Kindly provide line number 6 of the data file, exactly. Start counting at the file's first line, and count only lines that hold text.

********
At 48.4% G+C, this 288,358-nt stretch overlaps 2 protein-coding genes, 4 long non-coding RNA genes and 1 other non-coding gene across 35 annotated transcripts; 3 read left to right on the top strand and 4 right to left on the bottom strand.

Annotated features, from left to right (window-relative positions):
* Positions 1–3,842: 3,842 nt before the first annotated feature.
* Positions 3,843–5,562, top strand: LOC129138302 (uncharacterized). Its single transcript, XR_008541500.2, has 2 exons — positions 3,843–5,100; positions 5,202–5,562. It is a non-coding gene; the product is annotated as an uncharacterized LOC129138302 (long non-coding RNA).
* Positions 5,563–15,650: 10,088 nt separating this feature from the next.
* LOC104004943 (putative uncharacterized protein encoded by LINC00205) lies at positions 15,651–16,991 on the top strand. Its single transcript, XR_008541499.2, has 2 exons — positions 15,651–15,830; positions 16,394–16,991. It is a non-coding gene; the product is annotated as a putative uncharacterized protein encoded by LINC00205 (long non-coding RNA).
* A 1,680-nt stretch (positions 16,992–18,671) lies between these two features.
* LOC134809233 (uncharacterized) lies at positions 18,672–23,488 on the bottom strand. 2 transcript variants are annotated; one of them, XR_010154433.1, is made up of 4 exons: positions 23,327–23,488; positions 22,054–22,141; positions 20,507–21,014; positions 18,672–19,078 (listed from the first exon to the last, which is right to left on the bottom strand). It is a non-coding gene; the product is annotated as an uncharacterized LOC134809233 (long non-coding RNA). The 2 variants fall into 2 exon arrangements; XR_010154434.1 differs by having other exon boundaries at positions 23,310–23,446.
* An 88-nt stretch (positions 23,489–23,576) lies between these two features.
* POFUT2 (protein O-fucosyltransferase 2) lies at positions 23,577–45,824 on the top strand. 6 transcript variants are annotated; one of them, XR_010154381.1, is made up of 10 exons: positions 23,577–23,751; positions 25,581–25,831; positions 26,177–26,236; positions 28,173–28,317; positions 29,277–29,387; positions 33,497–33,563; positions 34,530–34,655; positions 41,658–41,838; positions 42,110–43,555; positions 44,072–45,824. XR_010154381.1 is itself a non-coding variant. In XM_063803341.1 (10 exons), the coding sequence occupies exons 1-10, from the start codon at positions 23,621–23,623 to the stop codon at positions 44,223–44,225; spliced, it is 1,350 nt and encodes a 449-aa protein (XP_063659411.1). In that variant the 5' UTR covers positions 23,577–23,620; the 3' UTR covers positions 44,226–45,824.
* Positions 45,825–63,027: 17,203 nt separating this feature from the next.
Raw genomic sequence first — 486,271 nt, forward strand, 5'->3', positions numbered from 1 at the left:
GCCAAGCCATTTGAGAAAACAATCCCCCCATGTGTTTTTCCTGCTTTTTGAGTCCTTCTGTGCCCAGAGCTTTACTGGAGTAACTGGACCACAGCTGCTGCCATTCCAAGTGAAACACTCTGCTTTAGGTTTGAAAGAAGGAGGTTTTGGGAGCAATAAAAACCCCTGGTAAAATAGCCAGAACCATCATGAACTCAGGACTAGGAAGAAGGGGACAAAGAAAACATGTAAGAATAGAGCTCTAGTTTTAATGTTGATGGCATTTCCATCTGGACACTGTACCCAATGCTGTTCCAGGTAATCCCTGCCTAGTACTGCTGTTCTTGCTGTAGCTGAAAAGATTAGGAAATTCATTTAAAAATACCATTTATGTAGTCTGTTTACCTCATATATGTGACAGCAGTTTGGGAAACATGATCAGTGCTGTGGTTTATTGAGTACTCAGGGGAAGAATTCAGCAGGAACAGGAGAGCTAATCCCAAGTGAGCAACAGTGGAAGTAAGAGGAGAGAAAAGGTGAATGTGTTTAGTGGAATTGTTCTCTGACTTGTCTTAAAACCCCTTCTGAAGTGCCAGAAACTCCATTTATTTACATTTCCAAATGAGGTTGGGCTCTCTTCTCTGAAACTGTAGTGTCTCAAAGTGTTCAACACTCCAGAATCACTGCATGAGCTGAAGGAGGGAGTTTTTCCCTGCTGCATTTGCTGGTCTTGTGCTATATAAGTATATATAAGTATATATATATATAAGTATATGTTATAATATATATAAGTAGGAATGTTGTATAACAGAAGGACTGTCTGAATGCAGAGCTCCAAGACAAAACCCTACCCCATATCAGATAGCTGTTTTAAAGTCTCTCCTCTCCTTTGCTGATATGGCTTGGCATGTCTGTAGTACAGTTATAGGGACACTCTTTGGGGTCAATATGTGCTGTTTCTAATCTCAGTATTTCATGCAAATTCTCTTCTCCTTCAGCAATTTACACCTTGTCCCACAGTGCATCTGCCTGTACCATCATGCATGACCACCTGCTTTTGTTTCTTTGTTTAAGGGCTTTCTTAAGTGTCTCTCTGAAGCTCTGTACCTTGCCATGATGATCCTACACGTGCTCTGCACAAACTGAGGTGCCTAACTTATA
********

* LOC104004943 (putative uncharacterized protein encoded by LINC00205) lies at positions 15,651–16,991 on the top strand. Its single transcript, XR_008541499.2, has 2 exons — positions 15,651–15,830; positions 16,394–16,991. It is a non-coding gene; the product is annotated as a putative uncharacterized protein encoded by LINC00205 (long non-coding RNA).